According to reports, freshly introduced day-time curbs on power supply will extend for five more days, according to Kerala State Electricity Board. The board had initially said that the curbs would be valid for two days, which have since passed.
But it is worried that even these curbs, along with cyclical load-shedding, should have failed to make any impression on consumption.
Daily usage continues to hover in the region of the newly-scaled peak of 60 million units even after the curbs imposed between 9 a.m. and 5 p.m. became effective, the board observed.
This is despite its newly launched participatory programme for energy conservation titled ‘Labhaprabha’ to which people are waking up.
The campaign was launched on March 23 to help fight the ‘twin evils’ of power shortage and soaring consumption.
The project has two components: one, based on weekly meter readings, consumers stand to win prizes worth Rs 2 crore by reducing consumption.
Two, residents associations which reduce their consumption by at least 10 per cent stand to get selectively exempted from daily load shedding schedule. The campaign closes on May 31.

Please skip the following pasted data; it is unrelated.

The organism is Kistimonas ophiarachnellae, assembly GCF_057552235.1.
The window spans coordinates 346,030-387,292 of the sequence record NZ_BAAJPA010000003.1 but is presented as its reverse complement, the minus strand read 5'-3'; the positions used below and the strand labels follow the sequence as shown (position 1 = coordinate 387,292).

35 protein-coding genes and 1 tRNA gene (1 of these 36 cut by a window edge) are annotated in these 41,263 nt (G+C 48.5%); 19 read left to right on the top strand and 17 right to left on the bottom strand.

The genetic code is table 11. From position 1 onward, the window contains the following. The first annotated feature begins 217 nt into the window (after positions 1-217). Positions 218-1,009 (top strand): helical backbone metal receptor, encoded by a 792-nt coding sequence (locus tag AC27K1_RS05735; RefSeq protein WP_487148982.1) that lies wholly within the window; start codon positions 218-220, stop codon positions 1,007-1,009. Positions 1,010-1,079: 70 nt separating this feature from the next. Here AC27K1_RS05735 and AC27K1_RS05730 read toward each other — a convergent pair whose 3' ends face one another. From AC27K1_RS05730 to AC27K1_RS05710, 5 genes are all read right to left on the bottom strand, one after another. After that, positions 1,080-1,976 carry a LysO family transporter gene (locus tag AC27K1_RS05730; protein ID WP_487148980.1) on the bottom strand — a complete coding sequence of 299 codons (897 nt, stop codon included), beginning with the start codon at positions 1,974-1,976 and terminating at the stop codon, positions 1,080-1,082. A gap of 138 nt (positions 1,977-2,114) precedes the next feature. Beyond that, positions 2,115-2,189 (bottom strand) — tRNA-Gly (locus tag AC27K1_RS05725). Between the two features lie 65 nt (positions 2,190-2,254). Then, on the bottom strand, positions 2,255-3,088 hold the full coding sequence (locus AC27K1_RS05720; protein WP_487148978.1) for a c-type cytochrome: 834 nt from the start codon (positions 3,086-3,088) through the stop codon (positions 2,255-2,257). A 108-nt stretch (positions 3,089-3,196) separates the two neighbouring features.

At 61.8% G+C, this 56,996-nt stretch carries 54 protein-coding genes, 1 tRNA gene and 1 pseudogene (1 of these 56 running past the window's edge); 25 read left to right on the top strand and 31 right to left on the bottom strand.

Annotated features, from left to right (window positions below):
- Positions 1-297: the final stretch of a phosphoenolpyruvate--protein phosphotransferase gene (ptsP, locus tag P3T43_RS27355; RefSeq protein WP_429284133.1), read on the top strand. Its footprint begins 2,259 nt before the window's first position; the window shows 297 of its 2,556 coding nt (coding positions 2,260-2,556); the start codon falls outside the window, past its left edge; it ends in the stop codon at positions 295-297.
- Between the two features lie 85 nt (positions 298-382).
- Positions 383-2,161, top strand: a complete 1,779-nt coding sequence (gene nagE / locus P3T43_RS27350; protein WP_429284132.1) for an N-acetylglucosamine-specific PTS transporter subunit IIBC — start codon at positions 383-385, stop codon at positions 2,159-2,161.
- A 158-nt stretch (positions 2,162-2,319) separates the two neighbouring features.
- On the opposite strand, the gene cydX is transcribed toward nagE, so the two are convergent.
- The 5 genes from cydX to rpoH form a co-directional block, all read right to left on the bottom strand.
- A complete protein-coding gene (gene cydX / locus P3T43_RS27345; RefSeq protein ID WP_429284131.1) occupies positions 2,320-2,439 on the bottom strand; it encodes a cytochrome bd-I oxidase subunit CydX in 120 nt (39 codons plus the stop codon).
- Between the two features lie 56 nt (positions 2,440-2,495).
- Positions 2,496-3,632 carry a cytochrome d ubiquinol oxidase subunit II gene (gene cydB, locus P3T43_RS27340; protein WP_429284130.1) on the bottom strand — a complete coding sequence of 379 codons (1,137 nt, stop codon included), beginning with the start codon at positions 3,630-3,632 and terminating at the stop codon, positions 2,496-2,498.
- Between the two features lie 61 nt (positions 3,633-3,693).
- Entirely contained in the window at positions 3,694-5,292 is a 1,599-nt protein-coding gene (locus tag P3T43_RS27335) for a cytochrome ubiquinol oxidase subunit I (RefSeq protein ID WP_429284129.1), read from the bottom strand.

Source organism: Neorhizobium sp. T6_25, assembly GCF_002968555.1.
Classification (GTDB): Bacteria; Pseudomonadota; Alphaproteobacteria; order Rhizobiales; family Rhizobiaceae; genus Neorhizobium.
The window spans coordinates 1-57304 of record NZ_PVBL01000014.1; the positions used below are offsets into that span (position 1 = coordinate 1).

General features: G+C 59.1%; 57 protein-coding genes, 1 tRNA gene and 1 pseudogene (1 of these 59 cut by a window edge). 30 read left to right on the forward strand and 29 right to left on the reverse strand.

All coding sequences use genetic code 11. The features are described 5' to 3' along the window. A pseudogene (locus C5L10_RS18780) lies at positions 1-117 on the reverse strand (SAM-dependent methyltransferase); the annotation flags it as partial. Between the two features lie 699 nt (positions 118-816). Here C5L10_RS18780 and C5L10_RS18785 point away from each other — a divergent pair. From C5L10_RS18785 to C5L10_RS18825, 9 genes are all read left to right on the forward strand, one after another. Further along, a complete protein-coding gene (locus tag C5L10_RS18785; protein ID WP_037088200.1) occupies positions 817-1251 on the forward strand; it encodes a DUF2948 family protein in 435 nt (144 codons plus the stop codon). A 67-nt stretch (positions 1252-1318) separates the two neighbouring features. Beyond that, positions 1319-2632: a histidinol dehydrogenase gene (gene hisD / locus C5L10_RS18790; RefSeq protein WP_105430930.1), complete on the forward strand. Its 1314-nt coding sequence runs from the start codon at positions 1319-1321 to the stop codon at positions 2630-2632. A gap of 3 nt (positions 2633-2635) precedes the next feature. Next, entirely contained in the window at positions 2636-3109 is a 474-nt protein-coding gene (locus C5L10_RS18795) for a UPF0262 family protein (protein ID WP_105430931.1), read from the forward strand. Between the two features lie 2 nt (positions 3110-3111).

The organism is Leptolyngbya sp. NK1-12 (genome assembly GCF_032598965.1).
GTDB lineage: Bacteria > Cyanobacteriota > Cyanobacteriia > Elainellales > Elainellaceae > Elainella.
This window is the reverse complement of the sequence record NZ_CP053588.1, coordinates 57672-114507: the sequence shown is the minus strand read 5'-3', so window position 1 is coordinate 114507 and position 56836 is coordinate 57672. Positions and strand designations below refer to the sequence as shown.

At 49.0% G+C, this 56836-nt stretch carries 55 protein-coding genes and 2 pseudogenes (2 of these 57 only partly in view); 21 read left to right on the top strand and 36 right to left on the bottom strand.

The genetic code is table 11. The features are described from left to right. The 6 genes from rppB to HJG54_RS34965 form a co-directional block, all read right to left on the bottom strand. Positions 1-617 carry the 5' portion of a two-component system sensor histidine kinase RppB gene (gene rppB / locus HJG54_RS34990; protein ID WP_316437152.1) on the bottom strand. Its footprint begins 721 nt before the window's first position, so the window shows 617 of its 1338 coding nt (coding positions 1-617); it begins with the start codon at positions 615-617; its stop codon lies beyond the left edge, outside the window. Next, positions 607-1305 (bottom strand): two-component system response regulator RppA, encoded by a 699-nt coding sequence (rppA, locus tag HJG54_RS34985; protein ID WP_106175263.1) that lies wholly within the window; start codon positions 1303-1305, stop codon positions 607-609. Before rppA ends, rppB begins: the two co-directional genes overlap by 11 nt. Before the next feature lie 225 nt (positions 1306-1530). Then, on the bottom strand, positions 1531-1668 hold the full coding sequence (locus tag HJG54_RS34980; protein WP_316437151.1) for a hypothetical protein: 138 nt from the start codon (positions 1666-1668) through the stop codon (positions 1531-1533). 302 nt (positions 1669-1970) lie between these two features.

Meanwhile, what has aggravated the already precarious power availability position is the significant reduction of 300 MW in supplies from the Central pool.
This is blamed largely on the coal shortage and resultant wind-down in generation at the Talcher plant in Odisha. A few others too have been shut down for repair and maintenance.
Within the State, generation has been halted at the BSES plant at Kochi due to fuel shortage. Per unit coast quoted by others is as high as Rs 12.
The board has drastically cut down generation from the Moolamattom power house associated with the Idukki project, the largest hydro-electric project in the State.
This came about after water level in the reservoir, again the largest, plumbed to new lows due to lack of meaningful right through the northeast monsoon and ensuing winter season.
Water level in the Idukki reservoir as obtaining lately can at best support generation for three weeks more, the board said.
Worryingly, that would still leave another 34 days before the normal date of monsoon, only which can make any material difference to the hydel power generation scenario.
At the current rate of consumption, the board would be required to make available 3,300 million units until June 1. But Idukki would not be able to offer more than 378.8 million units.
Water level at Idukki was 2311.6 feet on Saturday, lower by 19.10 feet than the same day a year ago. It had reduced by 0.22 feet overnight, a pace set to continue unless altered by intervening rain.
Given the high demand, the board has ramped up generation at Sabarigi hydel project, the second largest, to the maximum.